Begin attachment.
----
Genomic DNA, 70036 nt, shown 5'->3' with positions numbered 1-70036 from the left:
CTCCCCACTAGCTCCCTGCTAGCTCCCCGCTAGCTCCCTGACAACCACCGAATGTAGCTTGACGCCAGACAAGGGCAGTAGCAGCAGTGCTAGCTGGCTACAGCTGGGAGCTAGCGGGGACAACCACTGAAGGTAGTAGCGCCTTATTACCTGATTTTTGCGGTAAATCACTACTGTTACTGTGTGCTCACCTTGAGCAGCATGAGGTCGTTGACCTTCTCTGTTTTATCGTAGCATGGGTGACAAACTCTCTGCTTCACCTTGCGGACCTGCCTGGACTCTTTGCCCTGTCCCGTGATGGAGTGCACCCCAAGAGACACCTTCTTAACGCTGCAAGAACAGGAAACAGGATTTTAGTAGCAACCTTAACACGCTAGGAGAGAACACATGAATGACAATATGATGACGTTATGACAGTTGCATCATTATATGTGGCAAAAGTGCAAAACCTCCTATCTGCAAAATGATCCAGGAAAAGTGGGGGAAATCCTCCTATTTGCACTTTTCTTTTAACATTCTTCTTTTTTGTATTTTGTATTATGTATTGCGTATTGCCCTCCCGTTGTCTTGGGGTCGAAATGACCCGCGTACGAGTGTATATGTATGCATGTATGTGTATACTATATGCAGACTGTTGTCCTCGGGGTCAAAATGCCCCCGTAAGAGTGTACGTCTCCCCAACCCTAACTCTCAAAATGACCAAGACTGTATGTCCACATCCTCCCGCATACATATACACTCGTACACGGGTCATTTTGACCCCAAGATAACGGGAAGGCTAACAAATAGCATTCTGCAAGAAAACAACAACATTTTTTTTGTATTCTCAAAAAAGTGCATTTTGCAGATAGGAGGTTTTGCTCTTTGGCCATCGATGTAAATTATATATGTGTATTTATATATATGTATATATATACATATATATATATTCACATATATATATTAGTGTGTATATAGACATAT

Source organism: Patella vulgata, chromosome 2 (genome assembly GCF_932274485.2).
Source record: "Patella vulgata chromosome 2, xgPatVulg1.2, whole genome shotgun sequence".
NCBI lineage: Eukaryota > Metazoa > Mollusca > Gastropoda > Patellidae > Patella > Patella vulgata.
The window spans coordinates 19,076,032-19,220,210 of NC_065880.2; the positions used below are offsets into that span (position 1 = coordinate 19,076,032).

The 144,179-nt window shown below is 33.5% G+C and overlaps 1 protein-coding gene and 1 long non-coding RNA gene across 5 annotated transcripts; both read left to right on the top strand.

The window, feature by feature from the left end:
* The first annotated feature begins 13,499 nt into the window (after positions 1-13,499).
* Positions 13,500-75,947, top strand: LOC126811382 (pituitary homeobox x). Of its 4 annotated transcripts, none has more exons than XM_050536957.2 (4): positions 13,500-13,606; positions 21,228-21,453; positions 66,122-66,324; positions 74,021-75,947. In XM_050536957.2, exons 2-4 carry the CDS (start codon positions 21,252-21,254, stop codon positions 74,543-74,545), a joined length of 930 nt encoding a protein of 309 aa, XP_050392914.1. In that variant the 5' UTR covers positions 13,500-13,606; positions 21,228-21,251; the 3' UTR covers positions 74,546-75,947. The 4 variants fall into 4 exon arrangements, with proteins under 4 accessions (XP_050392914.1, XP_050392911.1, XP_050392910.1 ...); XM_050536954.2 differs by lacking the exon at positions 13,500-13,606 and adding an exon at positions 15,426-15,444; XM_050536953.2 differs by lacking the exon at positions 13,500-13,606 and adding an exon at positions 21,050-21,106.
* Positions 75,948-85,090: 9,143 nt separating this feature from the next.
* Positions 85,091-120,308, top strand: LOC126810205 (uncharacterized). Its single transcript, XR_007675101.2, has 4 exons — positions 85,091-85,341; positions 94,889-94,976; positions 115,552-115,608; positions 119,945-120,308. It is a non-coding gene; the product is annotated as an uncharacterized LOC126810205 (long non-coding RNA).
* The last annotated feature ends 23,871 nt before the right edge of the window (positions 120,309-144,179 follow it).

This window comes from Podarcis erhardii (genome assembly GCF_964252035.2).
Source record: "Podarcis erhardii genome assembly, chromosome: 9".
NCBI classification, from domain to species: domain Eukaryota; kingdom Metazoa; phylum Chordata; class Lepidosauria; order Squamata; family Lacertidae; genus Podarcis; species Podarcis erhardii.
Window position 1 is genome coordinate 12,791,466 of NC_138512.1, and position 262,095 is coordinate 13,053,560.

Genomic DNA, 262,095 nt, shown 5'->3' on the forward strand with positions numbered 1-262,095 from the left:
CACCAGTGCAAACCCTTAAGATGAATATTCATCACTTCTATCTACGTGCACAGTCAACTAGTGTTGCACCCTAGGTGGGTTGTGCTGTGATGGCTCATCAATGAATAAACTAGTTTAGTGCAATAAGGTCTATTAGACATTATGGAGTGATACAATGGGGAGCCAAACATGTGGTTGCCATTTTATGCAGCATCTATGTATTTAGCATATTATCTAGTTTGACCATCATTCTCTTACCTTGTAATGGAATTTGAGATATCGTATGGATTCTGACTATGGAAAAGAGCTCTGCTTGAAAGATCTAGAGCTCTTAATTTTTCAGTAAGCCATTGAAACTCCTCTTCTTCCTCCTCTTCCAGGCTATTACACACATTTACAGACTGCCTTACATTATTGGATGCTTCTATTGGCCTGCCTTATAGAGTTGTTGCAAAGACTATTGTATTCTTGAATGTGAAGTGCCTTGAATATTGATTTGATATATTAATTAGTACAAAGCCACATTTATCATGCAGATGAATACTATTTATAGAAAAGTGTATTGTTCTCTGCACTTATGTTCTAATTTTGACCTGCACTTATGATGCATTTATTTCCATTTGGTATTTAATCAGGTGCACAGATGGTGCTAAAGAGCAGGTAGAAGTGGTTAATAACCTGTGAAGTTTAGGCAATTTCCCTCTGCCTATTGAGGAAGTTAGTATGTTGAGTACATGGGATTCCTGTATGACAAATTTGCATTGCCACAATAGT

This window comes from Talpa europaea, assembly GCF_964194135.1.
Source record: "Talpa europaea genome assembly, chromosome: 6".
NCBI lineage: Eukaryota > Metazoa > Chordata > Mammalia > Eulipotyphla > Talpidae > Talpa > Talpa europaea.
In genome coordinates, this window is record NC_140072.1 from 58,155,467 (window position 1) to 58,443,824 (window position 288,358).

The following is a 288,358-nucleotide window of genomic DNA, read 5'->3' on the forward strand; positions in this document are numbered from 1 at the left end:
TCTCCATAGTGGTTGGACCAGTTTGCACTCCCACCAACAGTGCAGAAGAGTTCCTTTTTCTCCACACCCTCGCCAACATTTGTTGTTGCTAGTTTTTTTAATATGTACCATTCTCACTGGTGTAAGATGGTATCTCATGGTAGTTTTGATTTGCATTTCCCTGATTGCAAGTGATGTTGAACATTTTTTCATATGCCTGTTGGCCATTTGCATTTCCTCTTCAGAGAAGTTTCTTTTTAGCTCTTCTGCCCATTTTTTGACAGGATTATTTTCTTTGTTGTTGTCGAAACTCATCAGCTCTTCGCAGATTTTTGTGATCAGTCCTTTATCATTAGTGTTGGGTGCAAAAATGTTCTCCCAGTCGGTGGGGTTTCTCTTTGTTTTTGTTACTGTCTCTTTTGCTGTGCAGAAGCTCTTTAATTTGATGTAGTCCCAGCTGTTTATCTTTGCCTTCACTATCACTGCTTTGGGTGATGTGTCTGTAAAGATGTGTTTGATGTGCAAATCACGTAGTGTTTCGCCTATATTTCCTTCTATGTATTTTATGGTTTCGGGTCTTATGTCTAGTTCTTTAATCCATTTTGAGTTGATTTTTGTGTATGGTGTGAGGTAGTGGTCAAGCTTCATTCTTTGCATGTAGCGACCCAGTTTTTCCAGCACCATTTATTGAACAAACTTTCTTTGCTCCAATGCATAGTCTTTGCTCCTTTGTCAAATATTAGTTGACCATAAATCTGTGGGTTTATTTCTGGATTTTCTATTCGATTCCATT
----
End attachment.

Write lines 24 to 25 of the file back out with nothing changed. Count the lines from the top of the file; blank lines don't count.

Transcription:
The following is a 288,358-nucleotide window of genomic DNA, read 5'->3' on the forward strand; positions in this document are numbered from 1 at the left end:
TCTCCATAGTGGTTGGACCAGTTTGCACTCCCACCAACAGTGCAGAAGAGTTCCTTTTTCTCCACACCCTCGCCAACATTTGTTGTTGCTAGTTTTTTTAATATGTACCATTCTCACTGGTGTAAGATGGTATCTCATGGTAGTTTTGATTTGCATTTCCCTGATTGCAAGTGATGTTGAACATTTTTTCATATGCCTGTTGGCCATTTGCATTTCCTCTTCAGAGAAGTTTCTTTTTAGCTCTTCTGCCCATTTTTTGACAGGATTATTTTCTTTGTTGTTGTCGAAACTCATCAGCTCTTCGCAGATTTTTGTGATCAGTCCTTTATCATTAGTGTTGGGTGCAAAAATGTTCTCCCAGTCGGTGGGGTTTCTCTTTGTTTTTGTTACTGTCTCTTTTGCTGTGCAGAAGCTCTTTAATTTGATGTAGTCCCAGCTGTTTATCTTTGCCTTCACTATCACTGCTTTGGGTGATGTGTCTGTAAAGATGTGTTTGATGTGCAAATCACGTAGTGTTTCGCCTATATTTCCTTCTATGTATTTTATGGTTTCGGGTCTTATGTCTAGTTCTTTAATCCATTTTGAGTTGATTTTTGTGTATGGTGTGAGGTAGTGGTCAAGCTTCATTCTTTGCATGTAGCGACCCAGTTTTTCCAGCACCATTTATTGAACAAACTTTCTTTGCTCCAATGCATAGTCTTTGCTCCTTTGTCAAATATTAGTTGACCATAAATCTGTGGGTTTATTTCTGGATTTTCTATTCGATTCCATT